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The Inishowen (Inis Eoghain) Peninsula reaches out from Lough Foyle to the east and Lough Swilly to the west toward Malin Head ★★, its farthest point.

From Donegal Town, take N15 through the scenic Barnesmore Gap—a vast open stretch through the Blue Stack Mountains—to N13 and on to Letterkenny (Leitir Ceanainn), the largest town in County Donegal, set on a hillside overlooking the River Swilly. From there, head north on N13, then east on R238, to Buncrana, an excellent place to rest and have a meal. Near Buncrana are a couple of worthwhile stops—Fort Dunree Military Museum ★★ to the north, and the much more ancient hilltop fort known as Grianan of Aileach ★, a short drive south of Buncrana.

Ascend a corkscrew road (R238) from Buncrana through the Gap of Mamore, a mountain pass that rises 240m (787 ft.). Head east to the beach town of Ballylifflin and on to Malin (Málainn), with its picturesque stone bridge and village green. From there, it’s another 20-minute drive north on R242 to Malin Head (Cionn Mhélanna), a satisfyingly remote place at the end of the road.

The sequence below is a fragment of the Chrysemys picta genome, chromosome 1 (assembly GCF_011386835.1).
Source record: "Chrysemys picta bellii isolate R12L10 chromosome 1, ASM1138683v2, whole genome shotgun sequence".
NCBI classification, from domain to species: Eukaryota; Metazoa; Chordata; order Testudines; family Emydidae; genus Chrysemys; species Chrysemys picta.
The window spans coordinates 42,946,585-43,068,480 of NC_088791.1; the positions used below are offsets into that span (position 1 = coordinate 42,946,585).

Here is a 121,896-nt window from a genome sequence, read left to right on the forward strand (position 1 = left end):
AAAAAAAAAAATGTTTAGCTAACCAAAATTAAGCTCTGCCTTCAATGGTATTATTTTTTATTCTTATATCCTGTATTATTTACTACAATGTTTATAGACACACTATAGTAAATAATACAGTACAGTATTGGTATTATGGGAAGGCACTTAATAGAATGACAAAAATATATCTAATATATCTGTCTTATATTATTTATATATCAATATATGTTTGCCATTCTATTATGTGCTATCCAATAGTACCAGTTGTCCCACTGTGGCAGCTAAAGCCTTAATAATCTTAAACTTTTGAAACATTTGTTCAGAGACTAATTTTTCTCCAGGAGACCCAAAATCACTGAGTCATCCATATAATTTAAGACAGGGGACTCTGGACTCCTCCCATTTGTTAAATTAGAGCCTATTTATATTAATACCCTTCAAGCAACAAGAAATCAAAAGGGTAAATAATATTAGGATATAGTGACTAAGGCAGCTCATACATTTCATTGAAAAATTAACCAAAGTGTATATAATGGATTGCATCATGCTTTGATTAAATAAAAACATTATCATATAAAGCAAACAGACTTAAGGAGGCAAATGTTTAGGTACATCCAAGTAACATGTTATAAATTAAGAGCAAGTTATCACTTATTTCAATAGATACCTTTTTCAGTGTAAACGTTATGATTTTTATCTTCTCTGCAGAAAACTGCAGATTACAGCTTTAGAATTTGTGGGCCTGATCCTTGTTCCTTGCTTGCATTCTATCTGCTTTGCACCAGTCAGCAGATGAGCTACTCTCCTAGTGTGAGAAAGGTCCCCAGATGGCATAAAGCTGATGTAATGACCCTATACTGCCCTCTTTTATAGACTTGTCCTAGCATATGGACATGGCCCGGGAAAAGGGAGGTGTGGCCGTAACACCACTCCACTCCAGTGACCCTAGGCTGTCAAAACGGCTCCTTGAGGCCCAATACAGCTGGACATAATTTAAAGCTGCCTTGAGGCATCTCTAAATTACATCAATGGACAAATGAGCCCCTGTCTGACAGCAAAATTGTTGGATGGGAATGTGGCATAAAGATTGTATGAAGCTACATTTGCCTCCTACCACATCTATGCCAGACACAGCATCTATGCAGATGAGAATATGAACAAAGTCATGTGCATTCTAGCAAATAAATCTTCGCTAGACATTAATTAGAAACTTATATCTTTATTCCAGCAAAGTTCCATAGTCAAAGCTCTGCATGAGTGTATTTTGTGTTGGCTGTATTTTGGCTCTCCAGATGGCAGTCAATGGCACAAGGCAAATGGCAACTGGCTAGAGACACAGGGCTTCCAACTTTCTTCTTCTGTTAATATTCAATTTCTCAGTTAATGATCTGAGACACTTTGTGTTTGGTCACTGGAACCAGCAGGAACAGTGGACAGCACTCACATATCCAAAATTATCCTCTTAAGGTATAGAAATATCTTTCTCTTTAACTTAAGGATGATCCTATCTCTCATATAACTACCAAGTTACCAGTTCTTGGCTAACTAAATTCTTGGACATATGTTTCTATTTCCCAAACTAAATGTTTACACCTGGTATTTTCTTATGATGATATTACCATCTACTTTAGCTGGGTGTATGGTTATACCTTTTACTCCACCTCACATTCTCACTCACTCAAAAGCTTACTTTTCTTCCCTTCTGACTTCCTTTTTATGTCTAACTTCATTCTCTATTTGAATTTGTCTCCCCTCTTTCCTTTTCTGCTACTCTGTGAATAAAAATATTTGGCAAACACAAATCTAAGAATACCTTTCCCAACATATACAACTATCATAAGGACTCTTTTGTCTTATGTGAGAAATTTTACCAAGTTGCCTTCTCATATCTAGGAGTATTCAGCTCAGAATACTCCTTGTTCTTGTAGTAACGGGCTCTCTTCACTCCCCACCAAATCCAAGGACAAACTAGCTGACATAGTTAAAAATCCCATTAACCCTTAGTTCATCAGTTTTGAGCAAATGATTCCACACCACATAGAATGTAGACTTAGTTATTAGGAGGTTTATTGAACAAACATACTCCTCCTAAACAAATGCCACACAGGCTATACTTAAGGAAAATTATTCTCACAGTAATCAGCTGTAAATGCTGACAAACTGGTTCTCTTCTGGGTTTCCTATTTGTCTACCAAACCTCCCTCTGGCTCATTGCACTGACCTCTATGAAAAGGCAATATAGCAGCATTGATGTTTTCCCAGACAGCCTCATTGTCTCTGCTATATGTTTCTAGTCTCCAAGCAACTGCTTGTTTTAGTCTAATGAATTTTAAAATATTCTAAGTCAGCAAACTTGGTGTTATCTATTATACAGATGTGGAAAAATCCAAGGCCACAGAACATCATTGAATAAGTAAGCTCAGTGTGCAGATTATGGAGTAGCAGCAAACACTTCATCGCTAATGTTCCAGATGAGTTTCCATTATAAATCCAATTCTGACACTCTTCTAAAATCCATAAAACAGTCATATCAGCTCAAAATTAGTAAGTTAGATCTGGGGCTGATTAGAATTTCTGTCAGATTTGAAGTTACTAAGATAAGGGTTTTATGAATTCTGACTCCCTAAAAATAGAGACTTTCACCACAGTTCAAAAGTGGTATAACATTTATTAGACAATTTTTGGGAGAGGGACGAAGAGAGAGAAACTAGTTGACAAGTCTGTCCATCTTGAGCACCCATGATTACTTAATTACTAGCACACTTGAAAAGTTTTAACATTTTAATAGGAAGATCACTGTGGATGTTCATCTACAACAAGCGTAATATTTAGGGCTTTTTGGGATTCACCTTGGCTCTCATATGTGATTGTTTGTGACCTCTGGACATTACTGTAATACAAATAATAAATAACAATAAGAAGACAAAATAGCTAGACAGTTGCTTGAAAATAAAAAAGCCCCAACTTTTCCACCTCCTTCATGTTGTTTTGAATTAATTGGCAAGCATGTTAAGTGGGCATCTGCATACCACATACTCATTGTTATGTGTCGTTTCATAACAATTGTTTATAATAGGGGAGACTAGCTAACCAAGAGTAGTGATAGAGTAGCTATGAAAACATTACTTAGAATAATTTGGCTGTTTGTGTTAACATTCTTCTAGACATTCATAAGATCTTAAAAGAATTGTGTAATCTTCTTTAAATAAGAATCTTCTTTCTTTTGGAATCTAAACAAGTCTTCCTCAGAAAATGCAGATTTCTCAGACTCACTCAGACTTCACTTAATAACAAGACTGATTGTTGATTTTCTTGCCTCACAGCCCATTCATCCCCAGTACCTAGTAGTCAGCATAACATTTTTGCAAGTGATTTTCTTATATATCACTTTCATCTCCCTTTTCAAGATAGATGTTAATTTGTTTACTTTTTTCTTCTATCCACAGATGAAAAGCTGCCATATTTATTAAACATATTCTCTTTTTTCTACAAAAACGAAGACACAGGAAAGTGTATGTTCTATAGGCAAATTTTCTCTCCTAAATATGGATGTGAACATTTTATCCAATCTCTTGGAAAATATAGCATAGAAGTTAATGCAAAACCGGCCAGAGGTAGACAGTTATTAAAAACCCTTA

From Malin Head, head back on R242/238 to Culdaff (Cúil Dabhcha), a sleepy waterfront village with a pretty beach. On its main street, the Clonca Church is a solid 17th-century structure with a fine carved high cross. The coastal road leads from here to picturesque Inishowen Head (follow signs off the R241 onto a side road, follow that to its end, and walk the rest of the way to the headland.) It’s eerily isolated, but the views are stupendous—on clear days, you can see all the way to the Antrim Coast.

Continuing around the peninsula, follow coastal road R241 southwest to Greencastle (An Cáisleá Nua), site of the quirky Inishowen Maritime Museum and Planetarium ★.

Note: This information was accurate when it was published, but can change without notice. Please be sure to confirm all rates and details directly with the companies in question before planning your trip.